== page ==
Community Health in Nursing
A quality initial response to the Discussion Question should be roughly 400 words.
Answer the following questions honestly (safe space).
- How does a person’s difference in age, culture, race, gender and living situation impact your comfort as a nurse in communicating with them?
- While growing up, how were OAs treated in your family, culture, community and in society (identify the year range).
Your initial posting should be at least 400 words in length and utilize at least one scholarly source other than the textbook.
- Mental Health of America. (2011). Position Statement 35: Aging well: Wellness and psychosocial treatment for the emotional and cognitive challenges of aging. Retrieved from http://www.mentalhealthamerica.net/positions/aging-well
Community Health in Nursing
Navigating the unique needs of patients is very unnerving. So much so, that I am in constant fear of offending my patients members of their families. The fear mostly stems from not knowing about the crucial cultural or religious practices of my patients or witnessing aspects of their culture that goes against my personal beliefs and convictions. This fear affects my everyday routines including maintaining eye contact, touch or observing verbal and non-verbal communication with patients. When interacting with patients from different cultures, I am mindful of my mannerisms and I try to be respectful. Communicating with the elderly is extremely challenging and requires special skills. To improve my communication techniques with this group, I took it upon myself to pursue extra training. I also acquired tips to effectively communicate with younger patients. Time is always a consideration when conversing with younger or older patients. To facilitate communication, I have learnt to be patient, explain myself clearly and involve family members in the decision-making process. As a nurse, I struggle with communicating or assessing individuals who identify outside the traditional gender binary of man or woman. When dealing with transgender patients, I have to respect their identity by using correct terminologies in all forms of communication (Walsh and Hendrickson, 2015). As a nurse, I play a critical role in delivering essential health services to my patients and the community in general. Effective communication is at the core of this goal. Therefore, I make a conscious effort to increase communication with patients and their families to lessen medical errors and create positive outcomes for everyone involved.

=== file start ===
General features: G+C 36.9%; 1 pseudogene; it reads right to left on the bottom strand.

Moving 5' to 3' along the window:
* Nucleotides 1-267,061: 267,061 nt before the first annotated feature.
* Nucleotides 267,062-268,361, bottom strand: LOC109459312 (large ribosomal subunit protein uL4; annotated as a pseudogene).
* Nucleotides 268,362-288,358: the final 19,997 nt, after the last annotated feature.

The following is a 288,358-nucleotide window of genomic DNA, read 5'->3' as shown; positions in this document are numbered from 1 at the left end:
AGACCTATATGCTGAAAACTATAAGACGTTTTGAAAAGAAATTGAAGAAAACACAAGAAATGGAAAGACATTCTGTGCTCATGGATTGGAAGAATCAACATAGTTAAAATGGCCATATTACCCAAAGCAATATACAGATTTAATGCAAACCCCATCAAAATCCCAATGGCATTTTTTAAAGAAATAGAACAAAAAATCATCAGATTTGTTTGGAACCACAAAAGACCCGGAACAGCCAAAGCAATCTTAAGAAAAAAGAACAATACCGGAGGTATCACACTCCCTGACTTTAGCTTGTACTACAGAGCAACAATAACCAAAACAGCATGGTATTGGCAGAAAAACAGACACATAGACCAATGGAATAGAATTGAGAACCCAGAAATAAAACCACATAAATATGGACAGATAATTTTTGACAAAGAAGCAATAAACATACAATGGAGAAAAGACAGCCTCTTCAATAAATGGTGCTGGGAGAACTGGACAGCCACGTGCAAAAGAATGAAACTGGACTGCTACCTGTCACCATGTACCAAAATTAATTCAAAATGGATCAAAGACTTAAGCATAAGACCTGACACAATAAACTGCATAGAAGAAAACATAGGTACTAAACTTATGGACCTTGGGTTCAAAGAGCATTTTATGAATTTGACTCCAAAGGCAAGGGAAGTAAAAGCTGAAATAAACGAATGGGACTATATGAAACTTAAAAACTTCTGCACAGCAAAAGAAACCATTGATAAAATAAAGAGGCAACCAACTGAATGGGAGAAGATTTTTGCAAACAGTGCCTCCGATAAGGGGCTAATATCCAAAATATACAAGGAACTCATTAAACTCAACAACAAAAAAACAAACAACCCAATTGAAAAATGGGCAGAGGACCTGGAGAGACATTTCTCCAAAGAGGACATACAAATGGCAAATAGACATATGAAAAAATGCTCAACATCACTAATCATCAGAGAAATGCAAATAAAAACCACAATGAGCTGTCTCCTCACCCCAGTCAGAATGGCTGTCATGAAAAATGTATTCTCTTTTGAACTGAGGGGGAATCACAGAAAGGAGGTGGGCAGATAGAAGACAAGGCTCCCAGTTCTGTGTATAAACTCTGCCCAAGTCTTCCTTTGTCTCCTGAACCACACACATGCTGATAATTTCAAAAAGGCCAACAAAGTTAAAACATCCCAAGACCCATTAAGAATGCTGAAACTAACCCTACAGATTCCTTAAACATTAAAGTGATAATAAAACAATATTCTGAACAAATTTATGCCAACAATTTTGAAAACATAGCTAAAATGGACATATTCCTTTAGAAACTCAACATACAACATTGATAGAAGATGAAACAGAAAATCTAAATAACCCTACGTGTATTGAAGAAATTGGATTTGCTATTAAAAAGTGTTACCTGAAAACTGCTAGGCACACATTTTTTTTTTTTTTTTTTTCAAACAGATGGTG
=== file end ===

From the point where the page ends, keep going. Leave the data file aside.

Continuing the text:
I remember when growing up, my grandmother at 52 was still working in human resources, at a research company. Her fast-paced career required her to travel, set up meetings and participate in training activities. While a majority of her age mates were settling down and planning their retirement, my grandmother went back to school and completed evening classes in nursing. She refused to slow down and as such, was held in high regard in our family. However, there was a negative cultural attitude towards the elderly and aging while I was growing up. Society would glorify youth while the elderly were often associated with hostility and grumpiness. Growing up, comedies and movies in general painted a negative picture of the elderly. They were never conveyed as being full of life, of being the best employees like my grandmother, or in other myriad of roles that the youth were given. Age stereotypes were often accepted. Signs of natural aging were strongly fought against and were viewed as sources of shame and embarrassment. As such, I saw many people turn to plastic surgery to fight any appearance of aging. In our home, my grandparents’ experience and wisdom was highly respected. They were a source of wisdom and offered to support to all members of our family. When asked, my grandmother often reports that her life is more satisfying now that she is older than when she was younger. However, older adults are still subject to cultural attitudes that devalue them and make them feel invincible.
Walsh, D. and Hendrickson, S.G. (2015). Focusing on the “T” in LGBT: An Online Survey of Related Content in Texas Nursing Programs. J Nurs Educ, 54(6), 347-351.